Surprises in Life

Thirty two years ago I came to Spokane. I flew here from Portland, Oregon in a 1947 Luscombe. With me in the little two-seater was my wife and six month old son. As we lifted off from Evergreen Field, across the river from PDX, we looked at the Fujiyama like cone of Mt. Saint Helens. There was a wisp of gasses wafting skyward, much the same as it had been for the last six months. “You watch,” my wife said, “we’ll be up in Spokane and that thing will blow.”

“Nah,” I replied. “That thing’s been farting for the last six months and hasn’t done anything. I think it’s just gonna keep doing that.” She considered this for a second and then nodded.

“Probably right.” she said.

It was Saturday and a beautiful day. The skies were clear and the sun was shining. It was a beautiful day in May and a great day for the cross country trip up to Spokane where my wife’s family lived. We planned to go to an airshow in Sandpoint, Idaho on Sunday, flying back to Portland on Monday, We stopped for gas in Moses lake and then landed at Felts Field in Spokane after three hours of flight time. The family was glad to see us and was thrilled to meet our son.

Sunday morning we got up around seven thirty and went down to Felts. I checked the gas and we had about 90 minutes of fuel, more than enough for the twenty minute ride to Sandpoint and then back again. I figured I’d top it off when we got back in the late afternoon. Our arrival in Sandpoint was fortuitous, we got there just five minutes before the airport would close for the airshow. We were three times lucky; we go there before the field closed, it was a beautiful spring day, and the airshow was spectacular. The Canadian Warbirds were on display and did a flyover. The World War II airplanes were great to see. There were four different aerobatic shows, all of which were exciting. My wife and I gorged ourselves on hot dogs, milks shakes and caramel corn as we watched the show, toured the aircraft displays, and chatted with people we knew and people we just met. It was so great a day that we didn’t mind very much when they announced that the airshow was closing up two hours early, just before 3pm. They commented that Mount Saint Helens had exploded and that it might be difficult for some of the airshow visitors to get home, so they were shutting down early.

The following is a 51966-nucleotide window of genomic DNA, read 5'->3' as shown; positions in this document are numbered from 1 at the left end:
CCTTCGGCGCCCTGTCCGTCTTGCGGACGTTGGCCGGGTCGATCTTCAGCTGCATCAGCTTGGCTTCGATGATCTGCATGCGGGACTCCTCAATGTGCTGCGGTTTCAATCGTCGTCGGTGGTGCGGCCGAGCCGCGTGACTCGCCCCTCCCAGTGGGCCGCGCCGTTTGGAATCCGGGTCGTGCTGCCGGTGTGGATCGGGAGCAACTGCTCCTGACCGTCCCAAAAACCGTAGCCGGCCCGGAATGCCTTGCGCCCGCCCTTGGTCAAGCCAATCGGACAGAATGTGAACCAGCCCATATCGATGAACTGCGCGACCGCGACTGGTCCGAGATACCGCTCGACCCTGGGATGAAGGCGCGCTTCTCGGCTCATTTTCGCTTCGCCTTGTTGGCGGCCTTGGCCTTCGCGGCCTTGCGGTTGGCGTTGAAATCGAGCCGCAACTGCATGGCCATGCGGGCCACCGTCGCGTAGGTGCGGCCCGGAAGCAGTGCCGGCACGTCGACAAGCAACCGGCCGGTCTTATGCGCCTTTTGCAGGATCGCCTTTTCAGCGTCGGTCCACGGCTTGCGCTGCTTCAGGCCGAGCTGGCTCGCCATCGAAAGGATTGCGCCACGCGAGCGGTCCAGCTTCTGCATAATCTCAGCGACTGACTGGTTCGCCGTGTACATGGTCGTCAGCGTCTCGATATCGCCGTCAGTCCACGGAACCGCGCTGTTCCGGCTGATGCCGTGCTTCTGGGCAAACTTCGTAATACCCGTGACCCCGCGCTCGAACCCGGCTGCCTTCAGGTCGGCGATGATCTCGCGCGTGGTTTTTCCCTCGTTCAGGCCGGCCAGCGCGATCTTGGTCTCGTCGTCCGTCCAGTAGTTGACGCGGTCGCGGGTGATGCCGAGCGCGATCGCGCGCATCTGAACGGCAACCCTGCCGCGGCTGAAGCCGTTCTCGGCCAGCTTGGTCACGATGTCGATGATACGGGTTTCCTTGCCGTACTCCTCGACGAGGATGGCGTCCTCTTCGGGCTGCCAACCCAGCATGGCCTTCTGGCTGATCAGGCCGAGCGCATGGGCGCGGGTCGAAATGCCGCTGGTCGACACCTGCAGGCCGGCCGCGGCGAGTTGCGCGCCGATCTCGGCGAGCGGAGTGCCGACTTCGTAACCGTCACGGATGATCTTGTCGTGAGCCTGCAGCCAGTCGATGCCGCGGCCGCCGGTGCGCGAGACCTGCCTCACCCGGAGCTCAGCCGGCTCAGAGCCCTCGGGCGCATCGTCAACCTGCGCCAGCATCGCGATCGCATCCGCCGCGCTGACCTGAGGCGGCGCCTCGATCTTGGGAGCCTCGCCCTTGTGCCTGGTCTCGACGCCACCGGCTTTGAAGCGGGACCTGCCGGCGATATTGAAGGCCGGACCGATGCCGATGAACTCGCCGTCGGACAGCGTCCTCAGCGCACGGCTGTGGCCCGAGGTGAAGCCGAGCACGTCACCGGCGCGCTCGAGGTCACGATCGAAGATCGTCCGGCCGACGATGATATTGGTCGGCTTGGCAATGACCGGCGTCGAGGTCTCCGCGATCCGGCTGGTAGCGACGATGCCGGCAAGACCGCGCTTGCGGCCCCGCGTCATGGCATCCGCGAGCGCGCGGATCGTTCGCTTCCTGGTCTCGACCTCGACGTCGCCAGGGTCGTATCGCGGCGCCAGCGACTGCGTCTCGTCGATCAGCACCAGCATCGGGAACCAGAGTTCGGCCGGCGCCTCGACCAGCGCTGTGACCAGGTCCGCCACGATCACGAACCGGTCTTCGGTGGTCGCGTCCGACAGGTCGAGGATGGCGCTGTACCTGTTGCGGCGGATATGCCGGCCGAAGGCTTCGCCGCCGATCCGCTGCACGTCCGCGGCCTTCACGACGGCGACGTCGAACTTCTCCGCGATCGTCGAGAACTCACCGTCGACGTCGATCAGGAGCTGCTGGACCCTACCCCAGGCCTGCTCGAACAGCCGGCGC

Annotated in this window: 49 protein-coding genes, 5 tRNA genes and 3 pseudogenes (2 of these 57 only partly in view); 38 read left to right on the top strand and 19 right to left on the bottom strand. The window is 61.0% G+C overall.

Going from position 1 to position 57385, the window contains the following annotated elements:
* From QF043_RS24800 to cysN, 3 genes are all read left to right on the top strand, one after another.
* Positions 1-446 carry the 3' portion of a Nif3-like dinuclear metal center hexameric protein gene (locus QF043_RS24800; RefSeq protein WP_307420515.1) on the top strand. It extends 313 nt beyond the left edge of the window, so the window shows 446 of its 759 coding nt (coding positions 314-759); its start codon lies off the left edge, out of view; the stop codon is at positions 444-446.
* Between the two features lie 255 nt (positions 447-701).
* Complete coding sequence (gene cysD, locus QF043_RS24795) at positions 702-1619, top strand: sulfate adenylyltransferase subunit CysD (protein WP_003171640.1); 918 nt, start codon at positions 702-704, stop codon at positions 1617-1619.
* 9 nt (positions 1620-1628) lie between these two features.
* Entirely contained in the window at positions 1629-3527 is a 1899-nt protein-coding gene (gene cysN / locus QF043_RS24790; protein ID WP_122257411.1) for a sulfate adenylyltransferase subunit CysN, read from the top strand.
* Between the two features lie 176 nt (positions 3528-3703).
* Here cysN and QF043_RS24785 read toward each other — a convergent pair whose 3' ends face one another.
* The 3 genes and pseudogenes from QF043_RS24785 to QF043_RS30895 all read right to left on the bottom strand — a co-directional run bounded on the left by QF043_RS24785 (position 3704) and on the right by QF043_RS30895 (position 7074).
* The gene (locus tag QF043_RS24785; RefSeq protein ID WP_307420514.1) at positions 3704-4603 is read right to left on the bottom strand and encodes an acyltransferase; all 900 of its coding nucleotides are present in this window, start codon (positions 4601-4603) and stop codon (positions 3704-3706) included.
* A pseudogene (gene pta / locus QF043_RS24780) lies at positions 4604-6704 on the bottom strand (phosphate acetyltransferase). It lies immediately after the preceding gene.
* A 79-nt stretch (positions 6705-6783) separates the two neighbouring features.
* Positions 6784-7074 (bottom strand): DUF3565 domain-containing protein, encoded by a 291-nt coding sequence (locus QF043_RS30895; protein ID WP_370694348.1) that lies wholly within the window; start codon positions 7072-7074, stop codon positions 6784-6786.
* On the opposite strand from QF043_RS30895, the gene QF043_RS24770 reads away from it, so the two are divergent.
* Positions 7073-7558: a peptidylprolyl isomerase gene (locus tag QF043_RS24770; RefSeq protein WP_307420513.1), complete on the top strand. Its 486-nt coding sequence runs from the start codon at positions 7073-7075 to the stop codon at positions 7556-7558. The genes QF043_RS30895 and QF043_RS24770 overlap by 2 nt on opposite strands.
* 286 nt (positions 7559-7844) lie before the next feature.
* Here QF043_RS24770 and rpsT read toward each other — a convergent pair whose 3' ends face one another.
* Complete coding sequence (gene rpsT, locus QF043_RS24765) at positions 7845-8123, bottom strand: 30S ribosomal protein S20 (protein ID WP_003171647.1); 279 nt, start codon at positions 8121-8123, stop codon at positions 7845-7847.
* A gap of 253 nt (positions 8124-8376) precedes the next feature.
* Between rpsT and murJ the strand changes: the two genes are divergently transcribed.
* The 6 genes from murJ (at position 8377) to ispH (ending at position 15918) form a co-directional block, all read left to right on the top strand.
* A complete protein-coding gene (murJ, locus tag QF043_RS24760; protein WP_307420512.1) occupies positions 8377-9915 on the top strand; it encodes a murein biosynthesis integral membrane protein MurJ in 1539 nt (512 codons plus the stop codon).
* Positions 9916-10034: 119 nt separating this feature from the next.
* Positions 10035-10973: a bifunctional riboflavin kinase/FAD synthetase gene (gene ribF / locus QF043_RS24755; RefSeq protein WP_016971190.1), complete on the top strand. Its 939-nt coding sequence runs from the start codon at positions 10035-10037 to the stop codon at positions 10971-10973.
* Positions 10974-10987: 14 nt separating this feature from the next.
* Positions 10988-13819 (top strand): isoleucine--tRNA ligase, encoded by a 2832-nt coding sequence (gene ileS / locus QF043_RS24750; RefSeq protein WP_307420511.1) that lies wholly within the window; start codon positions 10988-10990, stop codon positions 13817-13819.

I threw my hat on the ground and stomped on it. “I can’t believe we missed it!” I shrieked. “I didn’t think it was going to erupt, not after so many false alarms!” Annoyed at missing the biggest airshow of all, we loaded up into the Luscombe to head back to Spokane. I gave thought to buying some gas, what with it slightly cheaper in Sandpoint than it was in Spokane. But I also saw the long line forming at the gas pump and decided to just go ahead and make for Felts. We still had 40 or so minutes of gas for a twenty minute flight. I kicked rudder and turned out of the gas line, taxied to the runway and took my turn taking off. We were five minutes in the air and just crossing over the peak of Mt Spokane when I looked out and saw the black line on the horizon. I called Wall Walla Flight watch on the radio and asked if they were showing thunderstorms to the west. They replied that there were no reports of TRW, but there was some blowing dust from the volcano. Three minutes after that we were ensconced in the leading edge of the ash cloud from the eruption.